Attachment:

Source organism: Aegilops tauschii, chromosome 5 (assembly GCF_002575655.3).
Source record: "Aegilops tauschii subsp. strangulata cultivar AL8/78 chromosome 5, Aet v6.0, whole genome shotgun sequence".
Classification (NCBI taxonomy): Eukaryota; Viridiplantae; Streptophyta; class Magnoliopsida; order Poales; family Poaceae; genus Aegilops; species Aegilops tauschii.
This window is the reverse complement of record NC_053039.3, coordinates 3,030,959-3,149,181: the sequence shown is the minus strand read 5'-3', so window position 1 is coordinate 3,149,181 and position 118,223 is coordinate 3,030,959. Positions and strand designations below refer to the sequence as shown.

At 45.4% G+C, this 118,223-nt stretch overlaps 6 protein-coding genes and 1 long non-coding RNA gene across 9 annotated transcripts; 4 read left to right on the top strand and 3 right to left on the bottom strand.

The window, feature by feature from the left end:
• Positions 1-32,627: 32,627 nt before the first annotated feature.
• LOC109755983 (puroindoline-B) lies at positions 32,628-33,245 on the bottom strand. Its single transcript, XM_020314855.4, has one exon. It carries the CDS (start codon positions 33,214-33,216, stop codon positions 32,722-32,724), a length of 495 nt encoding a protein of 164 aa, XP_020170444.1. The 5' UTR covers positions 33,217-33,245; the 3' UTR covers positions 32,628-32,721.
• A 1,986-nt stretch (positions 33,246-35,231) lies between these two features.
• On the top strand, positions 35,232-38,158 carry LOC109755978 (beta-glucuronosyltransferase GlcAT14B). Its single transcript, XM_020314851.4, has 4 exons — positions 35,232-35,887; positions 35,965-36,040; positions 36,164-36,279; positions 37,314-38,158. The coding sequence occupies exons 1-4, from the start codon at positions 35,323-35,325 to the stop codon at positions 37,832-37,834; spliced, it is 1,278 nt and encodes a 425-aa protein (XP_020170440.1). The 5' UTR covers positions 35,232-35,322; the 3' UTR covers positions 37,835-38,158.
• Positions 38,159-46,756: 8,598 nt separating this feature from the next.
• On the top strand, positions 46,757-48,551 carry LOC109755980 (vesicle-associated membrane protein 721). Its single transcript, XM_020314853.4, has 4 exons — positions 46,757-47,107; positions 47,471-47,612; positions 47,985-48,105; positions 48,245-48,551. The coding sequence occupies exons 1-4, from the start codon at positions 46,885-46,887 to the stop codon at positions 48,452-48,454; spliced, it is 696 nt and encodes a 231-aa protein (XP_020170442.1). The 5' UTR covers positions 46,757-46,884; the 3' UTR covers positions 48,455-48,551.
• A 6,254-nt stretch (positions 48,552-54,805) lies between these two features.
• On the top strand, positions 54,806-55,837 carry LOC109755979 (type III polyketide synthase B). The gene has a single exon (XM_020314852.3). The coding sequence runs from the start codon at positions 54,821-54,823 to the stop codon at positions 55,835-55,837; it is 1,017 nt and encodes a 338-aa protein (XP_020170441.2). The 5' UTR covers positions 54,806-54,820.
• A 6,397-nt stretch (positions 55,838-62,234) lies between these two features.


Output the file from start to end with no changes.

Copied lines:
Source organism: Aegilops tauschii, chromosome 5 (assembly GCF_002575655.3).
Source record: "Aegilops tauschii subsp. strangulata cultivar AL8/78 chromosome 5, Aet v6.0, whole genome shotgun sequence".
Classification (NCBI taxonomy): Eukaryota; Viridiplantae; Streptophyta; class Magnoliopsida; order Poales; family Poaceae; genus Aegilops; species Aegilops tauschii.
This window is the reverse complement of record NC_053039.3, coordinates 3,030,959-3,149,181: the sequence shown is the minus strand read 5'-3', so window position 1 is coordinate 3,149,181 and position 118,223 is coordinate 3,030,959. Positions and strand designations below refer to the sequence as shown.

At 45.4% G+C, this 118,223-nt stretch overlaps 6 protein-coding genes and 1 long non-coding RNA gene across 9 annotated transcripts; 4 read left to right on the top strand and 3 right to left on the bottom strand.

The window, feature by feature from the left end:
• Positions 1-32,627: 32,627 nt before the first annotated feature.
• LOC109755983 (puroindoline-B) lies at positions 32,628-33,245 on the bottom strand. Its single transcript, XM_020314855.4, has one exon. It carries the CDS (start codon positions 33,214-33,216, stop codon positions 32,722-32,724), a length of 495 nt encoding a protein of 164 aa, XP_020170444.1. The 5' UTR covers positions 33,217-33,245; the 3' UTR covers positions 32,628-32,721.
• A 1,986-nt stretch (positions 33,246-35,231) lies between these two features.
• On the top strand, positions 35,232-38,158 carry LOC109755978 (beta-glucuronosyltransferase GlcAT14B). Its single transcript, XM_020314851.4, has 4 exons — positions 35,232-35,887; positions 35,965-36,040; positions 36,164-36,279; positions 37,314-38,158. The coding sequence occupies exons 1-4, from the start codon at positions 35,323-35,325 to the stop codon at positions 37,832-37,834; spliced, it is 1,278 nt and encodes a 425-aa protein (XP_020170440.1). The 5' UTR covers positions 35,232-35,322; the 3' UTR covers positions 37,835-38,158.
• Positions 38,159-46,756: 8,598 nt separating this feature from the next.
• On the top strand, positions 46,757-48,551 carry LOC109755980 (vesicle-associated membrane protein 721). Its single transcript, XM_020314853.4, has 4 exons — positions 46,757-47,107; positions 47,471-47,612; positions 47,985-48,105; positions 48,245-48,551. The coding sequence occupies exons 1-4, from the start codon at positions 46,885-46,887 to the stop codon at positions 48,452-48,454; spliced, it is 696 nt and encodes a 231-aa protein (XP_020170442.1). The 5' UTR covers positions 46,757-46,884; the 3' UTR covers positions 48,455-48,551.
• A 6,254-nt stretch (positions 48,552-54,805) lies between these two features.
• On the top strand, positions 54,806-55,837 carry LOC109755979 (type III polyketide synthase B). The gene has a single exon (XM_020314852.3). The coding sequence runs from the start codon at positions 54,821-54,823 to the stop codon at positions 55,835-55,837; it is 1,017 nt and encodes a 338-aa protein (XP_020170441.2). The 5' UTR covers positions 54,806-54,820.
• A 6,397-nt stretch (positions 55,838-62,234) lies between these two features.